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1. Wheat is not genetically engineered (GE). There is no GE wheat approved or available for commercial sale anywhere in the world. Wheat is grown using traditional cross breeding methods, just as many other crops have been, for thousands of years.

whole wheat bread
2. Gliadin (a wheat protein) is not a new protein. Gliadin has actually been documented for over 100 years and can even be found in ancient grains as well.

wheat field and kids3. Some may suggest that wheat has an addictive property which leads to excessive consumption, but there is no reliable evidence to support that claim. Current evidence suggests that whole grain wheat has the ability to stimulate satiety hormones, not to mention the fiber from the whole grain leads to feeling full longer.

eating slice of bread
4. Whole grain products are linked to reduction in disease risk and lower body weights—specifically in the abdominal region. It is the refined grain products that are stripped of nutrients, antioxidants, and fiber almost entirely limiting their natural beneficial impact on health. These products are also often times high in fat and sugar.

whole wheat bread slices5.  It takes a lot of bread to elicit a blood sugar response that is higher than a candy bar. The glycemic index is a number describing a specific food’s ability to raise blood sugars for every 50 grams of carbohydrate consumed—not 50 grams of that food itself—in relation to ingestion of 50 grams of straight glucose. It takes about 4 oz of whole grain bread (two of our big half inch slices) to get 50 grams of carbohydrate whereas it only takes 2.5 oz. of a candy bar to get those 50 grams.

Check in for my next blog to learn 5 more ‘grains’ of truth regarding whole wheat and your health! Enter your email address in the box in the upper right corner and never miss a post.

Works Cited

Anwar M, Vatanparast H, Barlas S, Dehghan M, Shah S, Koning L, Steck S.  Carbohydrate Intake and Overweight and Obesity among Healthy Adults.  J Am Diet Assoc. 2009; 109:1165-1172.

Gaessaer, G.A., Angadi, S.S. Gluten Free Diet: Imprudent Dietary Advice for the General Population? Acad. Nutr. and Dietetics. 2012. 112: 1330-1333.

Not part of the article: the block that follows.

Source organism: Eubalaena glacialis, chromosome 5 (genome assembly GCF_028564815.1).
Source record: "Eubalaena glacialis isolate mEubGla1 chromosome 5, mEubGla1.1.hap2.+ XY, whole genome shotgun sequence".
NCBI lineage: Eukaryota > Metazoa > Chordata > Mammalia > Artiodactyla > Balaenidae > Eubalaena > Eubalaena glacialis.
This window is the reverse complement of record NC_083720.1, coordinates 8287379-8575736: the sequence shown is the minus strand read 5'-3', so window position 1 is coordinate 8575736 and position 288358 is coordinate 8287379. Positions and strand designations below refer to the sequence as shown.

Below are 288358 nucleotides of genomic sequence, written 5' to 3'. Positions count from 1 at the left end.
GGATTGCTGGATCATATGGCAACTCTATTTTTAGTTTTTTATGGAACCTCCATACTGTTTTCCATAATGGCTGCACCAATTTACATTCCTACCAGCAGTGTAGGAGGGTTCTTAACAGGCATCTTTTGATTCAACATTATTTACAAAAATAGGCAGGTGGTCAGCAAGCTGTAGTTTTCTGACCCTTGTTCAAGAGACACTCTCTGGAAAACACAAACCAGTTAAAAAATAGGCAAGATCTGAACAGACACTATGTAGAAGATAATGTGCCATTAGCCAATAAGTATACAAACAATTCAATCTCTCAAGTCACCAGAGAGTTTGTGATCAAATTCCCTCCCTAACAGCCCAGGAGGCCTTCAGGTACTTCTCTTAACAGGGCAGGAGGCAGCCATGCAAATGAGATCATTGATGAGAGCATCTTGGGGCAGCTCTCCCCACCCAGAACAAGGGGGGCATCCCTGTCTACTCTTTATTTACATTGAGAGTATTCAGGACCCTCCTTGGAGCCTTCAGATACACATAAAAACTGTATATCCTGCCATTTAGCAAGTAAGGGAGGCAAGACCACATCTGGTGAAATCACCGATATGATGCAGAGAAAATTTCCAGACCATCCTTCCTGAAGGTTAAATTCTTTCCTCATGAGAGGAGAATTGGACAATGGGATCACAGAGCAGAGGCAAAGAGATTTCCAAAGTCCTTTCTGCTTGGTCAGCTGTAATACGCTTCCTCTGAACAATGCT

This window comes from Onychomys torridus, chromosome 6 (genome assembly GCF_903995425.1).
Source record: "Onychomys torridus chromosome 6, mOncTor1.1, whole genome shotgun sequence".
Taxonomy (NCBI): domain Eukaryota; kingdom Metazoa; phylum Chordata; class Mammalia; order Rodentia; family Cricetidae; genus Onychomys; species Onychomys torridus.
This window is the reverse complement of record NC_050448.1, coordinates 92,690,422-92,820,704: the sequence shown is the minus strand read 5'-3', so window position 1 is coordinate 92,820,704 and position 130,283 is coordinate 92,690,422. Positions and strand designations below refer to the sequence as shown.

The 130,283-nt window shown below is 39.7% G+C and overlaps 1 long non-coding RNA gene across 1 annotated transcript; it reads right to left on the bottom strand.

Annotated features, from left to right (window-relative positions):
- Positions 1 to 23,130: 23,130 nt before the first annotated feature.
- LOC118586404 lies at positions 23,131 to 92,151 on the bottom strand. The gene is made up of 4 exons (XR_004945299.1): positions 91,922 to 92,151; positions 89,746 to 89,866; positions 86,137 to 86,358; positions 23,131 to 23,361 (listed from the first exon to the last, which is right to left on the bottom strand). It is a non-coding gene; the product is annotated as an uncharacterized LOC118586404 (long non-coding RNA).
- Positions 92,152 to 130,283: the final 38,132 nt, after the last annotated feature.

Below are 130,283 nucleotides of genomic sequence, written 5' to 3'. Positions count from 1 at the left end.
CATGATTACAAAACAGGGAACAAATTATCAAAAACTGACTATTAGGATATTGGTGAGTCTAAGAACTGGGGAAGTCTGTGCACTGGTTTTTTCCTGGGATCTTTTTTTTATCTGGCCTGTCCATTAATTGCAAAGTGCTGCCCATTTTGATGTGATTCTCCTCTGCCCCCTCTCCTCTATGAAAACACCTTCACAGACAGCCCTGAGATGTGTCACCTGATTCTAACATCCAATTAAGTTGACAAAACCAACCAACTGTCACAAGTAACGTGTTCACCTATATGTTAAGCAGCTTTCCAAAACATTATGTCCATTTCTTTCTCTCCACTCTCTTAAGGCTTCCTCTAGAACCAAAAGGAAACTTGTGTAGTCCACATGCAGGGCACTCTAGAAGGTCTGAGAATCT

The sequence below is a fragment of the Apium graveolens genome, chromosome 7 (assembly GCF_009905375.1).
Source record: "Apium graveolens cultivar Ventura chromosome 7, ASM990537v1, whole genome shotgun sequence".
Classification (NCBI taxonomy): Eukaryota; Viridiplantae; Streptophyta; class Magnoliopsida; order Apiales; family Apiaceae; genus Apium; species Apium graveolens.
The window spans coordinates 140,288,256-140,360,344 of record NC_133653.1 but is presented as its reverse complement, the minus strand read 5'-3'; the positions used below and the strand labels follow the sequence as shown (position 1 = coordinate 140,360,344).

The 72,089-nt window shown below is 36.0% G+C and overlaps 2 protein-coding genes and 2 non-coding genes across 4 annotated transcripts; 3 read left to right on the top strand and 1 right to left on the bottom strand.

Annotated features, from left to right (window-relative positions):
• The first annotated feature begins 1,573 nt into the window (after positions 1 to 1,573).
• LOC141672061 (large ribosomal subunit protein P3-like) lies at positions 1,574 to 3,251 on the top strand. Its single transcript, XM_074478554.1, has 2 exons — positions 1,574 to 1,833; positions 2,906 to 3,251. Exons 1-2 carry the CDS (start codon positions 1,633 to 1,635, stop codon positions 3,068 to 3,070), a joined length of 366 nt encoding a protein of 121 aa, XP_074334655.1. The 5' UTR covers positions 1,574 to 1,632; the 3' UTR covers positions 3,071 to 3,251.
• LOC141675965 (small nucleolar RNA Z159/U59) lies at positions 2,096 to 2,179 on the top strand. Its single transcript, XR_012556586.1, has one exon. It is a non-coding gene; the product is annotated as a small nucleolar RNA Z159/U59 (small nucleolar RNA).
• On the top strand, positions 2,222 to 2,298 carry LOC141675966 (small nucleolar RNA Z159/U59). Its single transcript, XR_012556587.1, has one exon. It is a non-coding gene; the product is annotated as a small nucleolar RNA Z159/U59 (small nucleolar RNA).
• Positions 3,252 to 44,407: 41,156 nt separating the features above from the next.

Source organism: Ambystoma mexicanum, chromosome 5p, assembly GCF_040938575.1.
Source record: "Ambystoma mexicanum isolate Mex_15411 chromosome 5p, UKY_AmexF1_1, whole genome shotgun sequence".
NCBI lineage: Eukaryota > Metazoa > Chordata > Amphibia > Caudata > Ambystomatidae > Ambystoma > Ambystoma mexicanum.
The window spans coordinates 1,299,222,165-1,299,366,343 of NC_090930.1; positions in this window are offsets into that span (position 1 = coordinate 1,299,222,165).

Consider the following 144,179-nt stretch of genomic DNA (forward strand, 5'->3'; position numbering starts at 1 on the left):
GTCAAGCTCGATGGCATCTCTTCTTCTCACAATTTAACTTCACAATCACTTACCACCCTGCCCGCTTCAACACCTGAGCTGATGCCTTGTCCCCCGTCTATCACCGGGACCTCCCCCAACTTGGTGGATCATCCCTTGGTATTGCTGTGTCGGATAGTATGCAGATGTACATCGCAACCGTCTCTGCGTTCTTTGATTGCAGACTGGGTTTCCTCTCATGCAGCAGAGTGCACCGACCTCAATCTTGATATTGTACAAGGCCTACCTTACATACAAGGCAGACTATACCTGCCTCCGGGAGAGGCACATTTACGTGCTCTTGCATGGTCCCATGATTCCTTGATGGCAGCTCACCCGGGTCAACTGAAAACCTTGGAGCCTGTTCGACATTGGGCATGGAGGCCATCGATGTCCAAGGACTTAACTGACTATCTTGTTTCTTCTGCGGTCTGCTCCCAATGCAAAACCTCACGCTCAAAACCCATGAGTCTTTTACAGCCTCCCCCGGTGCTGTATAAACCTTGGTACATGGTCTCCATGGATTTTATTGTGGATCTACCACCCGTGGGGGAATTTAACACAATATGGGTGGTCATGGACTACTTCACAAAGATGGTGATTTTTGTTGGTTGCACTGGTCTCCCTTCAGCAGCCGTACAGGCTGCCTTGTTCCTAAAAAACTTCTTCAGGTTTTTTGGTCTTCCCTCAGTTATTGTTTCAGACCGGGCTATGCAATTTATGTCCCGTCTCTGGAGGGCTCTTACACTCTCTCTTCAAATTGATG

McKeown N, Troy L, Jacques P, Hoffmann U, O’Donnell C, Fox C. Whole and refined grain intakes are differentially associated with abdominal visceral and subcutaneous adiposity in healthy adult: the Framingham Heart Study. Am J Clin Nutr 2010; 92:1165-1171.

McKeown N, Yoshida M, Shea M, Jacques P, Lichtenstein A, Rogers G, Booth S, Saltzman E. Whole Grain Intake and Cereal Fiber Are Associated with Lower Abdominal Adiposity in Older Adults. J. Nutr. 2009; 139: 1950-1955.

Osborne, T.B.  The Proteins of the Wheat Kernel. Carnegie Inst. of  Washington. 1907. Publication No. 84, 5-119.

Wheat Improvement: The Truth Unveiled. The National Wheat Improvement Committee.Accessed March 2013. http://wheat.pw.usda.gov/ggpages/Wheat__Improvement-Myth_Versus_FactFINAL.pdf

Jones, J. Wheat Belly—An Analysis of Selected Statements and Basic Theses from the Book. Cereal Foods World. 2012. 57: 177-189.

Hi, I am Melissa! I’m a Registered, Licensed Dietitian and I have been the Nutrition Specialist for Great Harvest since December of 2010. I got my start in nutrition at Colorado State University where I graduated with a Bachelor of Science in Nutrition and Food Science with a focus in Dietetics. I went on to graduate from the Dietetic Internship Program at the Baptist Health System in San Antonio and then work as a Medical Nutrition Specialist in Houston. My love of the outdoors and the opportunity to work at one of Outside Magazine’s Top 100 Best Places to Work brought me to Montana and Great Harvest. My favorite part of my job is being able to work with an amazing group of fun and intellectual individuals who are passionate about making healthy eating a delicious experience while giving back to communities across the country.